Sharp Brains: Brain Fitness and Cognitive Health News

Neuroplasticity, Brain Fitness and Cognitive Health News

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Carnival of Education #159: Briefing the Next US President on 35 Issues

Dear Mr or Mrs Next US Pres­i­dent,

Thank you for stop­ping dur­ing recess for a quick study ses­siMeditation School Studentson. 35 edu­ca­tors have col­lab­o­rat­ed to present this Car­ni­val of Edu­ca­tion as a use­ful les­son plan for you and your edu­ca­tion pol­i­cy team on what our real con­cerns and sug­ges­tions are.

In case this is your first vis­it to our Sharp­Brains blog, let me first of all point out some use­ful resources to stay sane dur­ing the rest of the cam­paign: select­ed Brain Teasers, a list of 21 great Brain Books, over a dozen inter­views with lead­ing sci­en­tists on learn­ing and brain-based top­ics, and more.

With­out fur­ther ado, let’s pro­ceed to the issues raised. We hope they pro­vide, at the very least, good men­tal stim­u­la­tion for you and your advi­sors.

Edu­ca­tion as a Sys­tem

Grand Rounds: Briefing the Next US President

Dear Mr or Mrs Next US Pres­i­dent,

Thank you for vis­it­ing Grand Rounds, the week­ly col­lec­tion of the best health and med­ical blog posts, in the midst of your very busy sched­ule.

Street Musicians in NYCThe health and med­ical blo­gos­phere would like to make sure you and your team take into account the issues out­lined below as you and your aids for­mu­late your poli­cies and put togeth­er the team that will fur­ther define and imple­ment them.

With­out fur­ther ado, let me out­line these 40 ques­tions and top­ics.

Dear Mr or Mrs Next US Pres­i­dent, Read the rest of this entry »

Grand Rounds Here Next Tuesday

You can now check the last edi­tion of Grand Rounds blog car­ni­val. Grand Rounds brings, week­ly, the best blog posts on health and med­ical issues.

We will host the next edi­tion in our blog, on Tues­day Jan­u­ary 15th.

Theme of the edi­tion: Brief­ing The Next US Pres­i­dent. You can choose to write about some issue very close to your heart, that you’d like to make sure the next US Pres­i­dent pays atten­tion to. Or sim­ply send us your best post this week: I will include all the good posts I receive, to pro­vide a win­dow into what health and med­i­cine pro­fes­sion­als are think­ing of in a typ­i­cal week.

Send sub­mis­sions to afer­nan­dez at gmail dot com, with Grand Rounds in the sub­ject line.

Look­ing for­ward your sub­mis­sions!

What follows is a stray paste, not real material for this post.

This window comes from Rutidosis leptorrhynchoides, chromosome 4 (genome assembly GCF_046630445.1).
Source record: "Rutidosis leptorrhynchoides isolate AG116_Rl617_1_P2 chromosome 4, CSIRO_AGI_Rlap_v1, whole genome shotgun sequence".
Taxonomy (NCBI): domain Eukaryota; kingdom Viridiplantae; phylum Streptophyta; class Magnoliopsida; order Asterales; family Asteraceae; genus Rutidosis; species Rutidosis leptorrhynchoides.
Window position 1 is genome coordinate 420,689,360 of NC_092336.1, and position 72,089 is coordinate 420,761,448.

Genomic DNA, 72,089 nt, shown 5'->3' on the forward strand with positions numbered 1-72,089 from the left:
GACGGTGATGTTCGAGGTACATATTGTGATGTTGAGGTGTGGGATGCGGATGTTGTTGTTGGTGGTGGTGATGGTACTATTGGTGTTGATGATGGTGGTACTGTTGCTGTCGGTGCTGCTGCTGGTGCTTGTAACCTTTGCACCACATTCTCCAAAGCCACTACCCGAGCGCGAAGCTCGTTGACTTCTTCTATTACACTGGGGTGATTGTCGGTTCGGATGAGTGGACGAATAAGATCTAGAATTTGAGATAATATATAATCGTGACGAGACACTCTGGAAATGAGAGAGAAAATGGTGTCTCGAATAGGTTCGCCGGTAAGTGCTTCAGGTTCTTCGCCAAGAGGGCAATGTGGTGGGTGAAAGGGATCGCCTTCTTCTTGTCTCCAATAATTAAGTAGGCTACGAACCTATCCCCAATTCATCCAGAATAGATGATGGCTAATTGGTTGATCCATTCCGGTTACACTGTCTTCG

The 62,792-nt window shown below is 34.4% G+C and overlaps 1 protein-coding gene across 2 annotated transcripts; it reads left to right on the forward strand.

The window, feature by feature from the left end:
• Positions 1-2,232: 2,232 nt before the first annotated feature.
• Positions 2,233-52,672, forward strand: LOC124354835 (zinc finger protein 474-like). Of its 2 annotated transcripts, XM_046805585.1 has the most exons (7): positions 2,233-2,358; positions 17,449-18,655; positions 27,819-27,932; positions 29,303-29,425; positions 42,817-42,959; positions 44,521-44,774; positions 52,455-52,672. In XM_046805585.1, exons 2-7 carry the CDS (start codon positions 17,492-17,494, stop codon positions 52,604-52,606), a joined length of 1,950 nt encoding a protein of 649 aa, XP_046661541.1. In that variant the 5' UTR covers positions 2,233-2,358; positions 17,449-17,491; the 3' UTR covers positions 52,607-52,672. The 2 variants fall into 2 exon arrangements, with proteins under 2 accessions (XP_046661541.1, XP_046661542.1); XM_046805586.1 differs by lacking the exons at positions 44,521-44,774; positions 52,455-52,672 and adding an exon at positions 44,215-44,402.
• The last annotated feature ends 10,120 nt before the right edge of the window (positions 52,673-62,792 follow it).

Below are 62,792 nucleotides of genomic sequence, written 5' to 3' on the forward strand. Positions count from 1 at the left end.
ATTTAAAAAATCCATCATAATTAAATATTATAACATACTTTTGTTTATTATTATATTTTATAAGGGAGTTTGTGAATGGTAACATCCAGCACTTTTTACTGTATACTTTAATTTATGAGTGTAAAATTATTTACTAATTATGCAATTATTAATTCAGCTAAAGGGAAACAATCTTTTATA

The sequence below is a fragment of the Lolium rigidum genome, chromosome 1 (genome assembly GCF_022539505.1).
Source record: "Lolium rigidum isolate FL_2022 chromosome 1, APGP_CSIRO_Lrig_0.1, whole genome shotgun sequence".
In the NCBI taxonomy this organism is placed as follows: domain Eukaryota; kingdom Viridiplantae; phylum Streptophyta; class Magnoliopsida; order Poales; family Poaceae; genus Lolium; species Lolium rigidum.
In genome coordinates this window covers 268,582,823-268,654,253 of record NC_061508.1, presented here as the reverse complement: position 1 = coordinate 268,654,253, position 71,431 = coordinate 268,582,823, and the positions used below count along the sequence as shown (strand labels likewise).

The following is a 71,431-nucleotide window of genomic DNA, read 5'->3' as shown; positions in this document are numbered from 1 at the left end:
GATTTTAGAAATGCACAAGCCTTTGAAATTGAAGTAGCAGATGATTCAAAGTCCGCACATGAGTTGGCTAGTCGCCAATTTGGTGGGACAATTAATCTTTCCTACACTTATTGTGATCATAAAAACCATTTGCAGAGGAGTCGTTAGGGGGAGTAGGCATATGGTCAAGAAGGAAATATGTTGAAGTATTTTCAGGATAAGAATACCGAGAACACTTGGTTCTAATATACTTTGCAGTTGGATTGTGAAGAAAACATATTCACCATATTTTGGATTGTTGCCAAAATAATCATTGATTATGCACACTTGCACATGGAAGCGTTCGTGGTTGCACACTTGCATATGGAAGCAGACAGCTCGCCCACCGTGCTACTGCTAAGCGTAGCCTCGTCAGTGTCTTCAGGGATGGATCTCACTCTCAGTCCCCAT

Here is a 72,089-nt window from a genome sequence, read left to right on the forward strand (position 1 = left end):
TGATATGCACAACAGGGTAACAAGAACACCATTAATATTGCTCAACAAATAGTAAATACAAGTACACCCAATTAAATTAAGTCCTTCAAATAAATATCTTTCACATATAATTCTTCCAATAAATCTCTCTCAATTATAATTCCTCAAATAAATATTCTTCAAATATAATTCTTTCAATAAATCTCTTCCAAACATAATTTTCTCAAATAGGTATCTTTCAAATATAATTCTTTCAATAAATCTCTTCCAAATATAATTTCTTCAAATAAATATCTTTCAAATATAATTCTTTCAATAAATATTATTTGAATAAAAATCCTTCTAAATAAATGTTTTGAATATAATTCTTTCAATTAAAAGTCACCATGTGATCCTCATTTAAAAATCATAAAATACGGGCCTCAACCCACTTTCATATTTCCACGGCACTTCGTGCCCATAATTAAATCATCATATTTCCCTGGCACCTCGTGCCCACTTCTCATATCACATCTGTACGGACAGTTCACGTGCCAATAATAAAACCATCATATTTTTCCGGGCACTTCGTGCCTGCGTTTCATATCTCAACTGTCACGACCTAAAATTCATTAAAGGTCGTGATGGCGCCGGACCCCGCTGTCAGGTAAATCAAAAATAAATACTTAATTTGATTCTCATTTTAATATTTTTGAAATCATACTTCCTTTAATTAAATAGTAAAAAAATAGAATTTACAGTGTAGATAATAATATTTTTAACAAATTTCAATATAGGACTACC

10 Brain Fitness New Year’s Resolutions

Brain Fitness New Year's ResolutionsYou have sur­vived the 2007 shop­ping and eat­ing sea­son. Con­grat­u­la­tions! Now it’s time to shift gears and focus on 2008…whether you write down some New Year res­o­lu­tions or con­tem­plate some things that you want to let go of from last year and set inten­tions and goals for this year — as is a friend’s tra­di­tion on the win­ter sol­stice.

To sum­ma­rize the key find­ings of the last 20 years of neu­ro­science research on how to “exer­cise our brains”, there are three things that we can strive for: nov­el­ty, vari­ety and chal­lenge. If we do these three things, we will build new con­nec­tions in our brains, be mind­ful and pay atten­tion to our envi­ron­ment, improve cog­ni­tive abil­i­ties such as pat­tern-recog­ni­tion, and in gen­er­al con­tribute to our life­long brain health.

With these three prin­ci­ples of brain health in mind — nov­el­ty, vari­ety and chal­lenge — let me sug­gest a few poten­tial New Years res­o­lu­tions, per­haps some unex­pect­ed, that will help you make 2008 a year of Brain Fit­ness: Read the rest of this entry »

10 (Surprising) Memory Improvement Tips

Healthy Seniors

There are sev­er­al brain fit­ness top­ics where we still see a large dis­con­nect between research and pop­u­lar knowl­edge, and a major one is the rela­tion­ship between mem­o­ry and stress. Car­o­line and I col­lab­o­rat­ed on this post to bring you some con­text and tips.

Our soci­ety has changed faster than our genes. Instead of being faced with phys­i­cal, imme­di­ate­ly life-threat­en­ing crises that demand instant action, these days we deal with events and ill­ness­es that gnaw away at us slow­ly, that stress us out and that, believe it or not, end up hurt­ing our mem­o­ry and brain.

Dr. Robert Sapol­sky, in an inter­view about his book Why Zebras Don’t Get Ulcers, points out that humans unique­ly “can get stressed sim­ply with thought, turn­ing on the same stress response as does the zebra.” But, the zebra releas­es the stress hor­mones through life-pre­serv­ing action, while we usu­al­ly just keep mud­dling along, get­ting more anx­ious by the moment.

What is the rela­tion­ship between stress and mem­o­ry? We all know chron­ic stress is bad for our heart, our weight, and our mood, but how about our mem­o­ry? Inter­est­ing­ly, acute stress can help us focus and remem­ber things more vivid­ly. Chron­ic stress, on the oth­er hand, reduce our abil­i­ty to focus and can specif­i­cal­ly dam­age cells in the hip­pocam­pus, a brain struc­ture crit­i­cal to encod­ing short term mem­o­ry.

When is stress chron­ic? When one feels Read the rest of this entry »

About SharpBrains

As seen in The New York Times, The Wall Street Journal, BBC News, CNN, Reuters and more, SharpBrains is an independent market research firm tracking health and performance applications of brain science.

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